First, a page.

All Rights Reserved © 2018, Rick Haydn Horst
This is a work of fiction. Names, characters, businesses, places, events, locales, and incidents are either the products of the author’s imagination or used in a fictitious manner. Any resemblance to actual persons, living or dead, or actual events is purely coincidental.
David and I had reached a low point. We hadn’t known who to trust with the information. We talked as we wandered around Venice for several hours, not noticing much of the scenery, and the fog that rolled in helped to keep us focused. We knew we couldn’t stop anyone outside our group from informing them of our whereabouts, such as a leak at Interpol headquarters. Within our group, however, David and I retreated to a more manageable size; we trusted Aiden and Maggie with the new information, but the inclusion of anyone else would have to come in time.
David contacted Aiden using Iris about eight o’clock. “Good morning, Aiden,” He tried to sound more chipper than he felt. “Have I disturbed you? Good. Rick and I want to invite Maggie and yourself to come with us this morning after you’ve finished breakfast. Great, let us meet in front of the hotel at nine o’clock. Please, bring your bug-finder with you. We’ll have to discuss that later. See you then.”
David and I waited in a nearby bar, whispering to one another as we ate, having tea, boiled eggs, fruit, and a few brioches. As I was starving, I felt like gobbling down everything I saw behind the counter.
“We need to go someplace with no people,” said David, “away from everything. Have you any idea where we might go?”
“Solitude is tricky here during the day,” I said, “but you can find it if you know how. I may have just the spot.”
When we met Aiden and Maggie in front of the hotel, David whispered a warning to say nothing aloud, but that we needed Aiden to check us all for bugs with his device. Their expressionless faces belying their deep concern, Aiden proceeded, and thankfully found no surveillance.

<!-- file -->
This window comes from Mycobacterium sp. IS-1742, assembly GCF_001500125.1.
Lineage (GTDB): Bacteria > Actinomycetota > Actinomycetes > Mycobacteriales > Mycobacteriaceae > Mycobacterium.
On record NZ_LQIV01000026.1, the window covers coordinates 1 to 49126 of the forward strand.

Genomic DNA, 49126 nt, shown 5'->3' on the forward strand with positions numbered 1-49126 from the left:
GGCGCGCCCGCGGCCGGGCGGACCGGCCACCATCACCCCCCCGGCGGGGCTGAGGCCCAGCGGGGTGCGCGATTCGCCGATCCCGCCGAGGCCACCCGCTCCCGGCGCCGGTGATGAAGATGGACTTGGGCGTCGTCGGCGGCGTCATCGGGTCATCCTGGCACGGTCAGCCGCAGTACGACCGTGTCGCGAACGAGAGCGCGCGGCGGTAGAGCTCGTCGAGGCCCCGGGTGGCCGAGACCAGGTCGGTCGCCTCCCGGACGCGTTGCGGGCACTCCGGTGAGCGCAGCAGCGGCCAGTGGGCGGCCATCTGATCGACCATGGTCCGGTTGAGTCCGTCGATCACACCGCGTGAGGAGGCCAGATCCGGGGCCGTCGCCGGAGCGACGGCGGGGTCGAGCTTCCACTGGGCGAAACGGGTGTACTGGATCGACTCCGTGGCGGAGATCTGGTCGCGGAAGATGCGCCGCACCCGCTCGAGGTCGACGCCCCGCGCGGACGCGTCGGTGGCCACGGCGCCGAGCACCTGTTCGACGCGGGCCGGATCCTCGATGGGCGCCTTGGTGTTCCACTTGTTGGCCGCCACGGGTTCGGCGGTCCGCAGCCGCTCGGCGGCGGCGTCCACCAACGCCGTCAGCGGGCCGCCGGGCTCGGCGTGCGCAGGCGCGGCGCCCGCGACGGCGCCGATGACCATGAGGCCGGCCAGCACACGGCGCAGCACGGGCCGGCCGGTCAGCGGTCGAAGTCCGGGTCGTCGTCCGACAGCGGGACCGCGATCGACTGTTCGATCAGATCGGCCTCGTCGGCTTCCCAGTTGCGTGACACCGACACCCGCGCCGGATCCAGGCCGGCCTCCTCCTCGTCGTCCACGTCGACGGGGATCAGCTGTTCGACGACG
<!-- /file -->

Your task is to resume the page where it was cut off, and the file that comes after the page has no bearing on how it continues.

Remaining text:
“No questions yet, I beg you,” I said. “We’re taking a little ride first.”
We located the proper vaporetto dock to reach the little island of San Giorgio Maggiore across the way. The island didn’t contain much else besides the large church with its complex of buildings, and some docks. When we arrived, we went straight into the sanctuary and didn’t bother with the artwork or the beautiful interior. We veered off to the left, halfway through, and down a long corridor to the entrance of the campanile, the bell tower. Few people visited there so early in the morning. We paid the fee walked up to the lift.
The morning sun illuminated the buildings along the promenade of the main island. The expanse of the lagoon lay before us, and a light wind blew over the parapet walls, further chilling the morning air. Aiden and Maggie didn’t even bother to look.
“What’s going on?” asked Aiden.
“Something’s wrong,” said Maggie. “This is too much trouble for good news.”
We told them everything, including how our adversaries had us followed.
“They intend to force us back to London if we wanted to go home,” I said.
Aiden began shaking his head in bewilderment. “They have no right to do that!”
“Authoritarians don’t care,” said David. “They want their desires fulfilled, whatever the expense.”
Aiden’s brow furrowed. “Bloody fucking hell! Why can’t these people just leave us alone?”
Maggie stood there in silence, but the line of her lips spoke of her anger.
Aiden held onto Maggie. “I just want us to go home.”
“I’m sorry,” David said to us. “We have something they want. We should have realized that leaving England wouldn’t necessarily make us safer, so let’s not underestimate who we’re up against, or how far they might go to get what they want.”
“What will we do?” Maggie asked.
“We don’t know exactly,” David said. “We can’t leave until Monday, so we’re vulnerable here, but I don’t want to alarm the others. If we should act as if anything has changed, they’ll know we’re onto them. For now, we keep our eyes wide open, and this information stays among the four of us. Tell no one else, not even Cadmar or Pearce. Unless things change, we meet only in the open air, and we check ourselves for surveillance if we should meet again. Okay?”
“Do you think it’s Julien?” Aiden asked.
“We don’t know,” David said.
“And because we don’t know,” I said, “we must continue to treat everyone as we have treated them. We cannot let on, in any way, that something is wrong. They will notice, they will ask, and we’ll have to make up a lie. That complicates matters. We should leave them in the dark. I know that presents a difficulty under the circumstances but remember the goal; we all want to go home.”
Aiden nodded, taking a deep breath.
“Okay, Maggie?” I asked.
“Oui,” she said.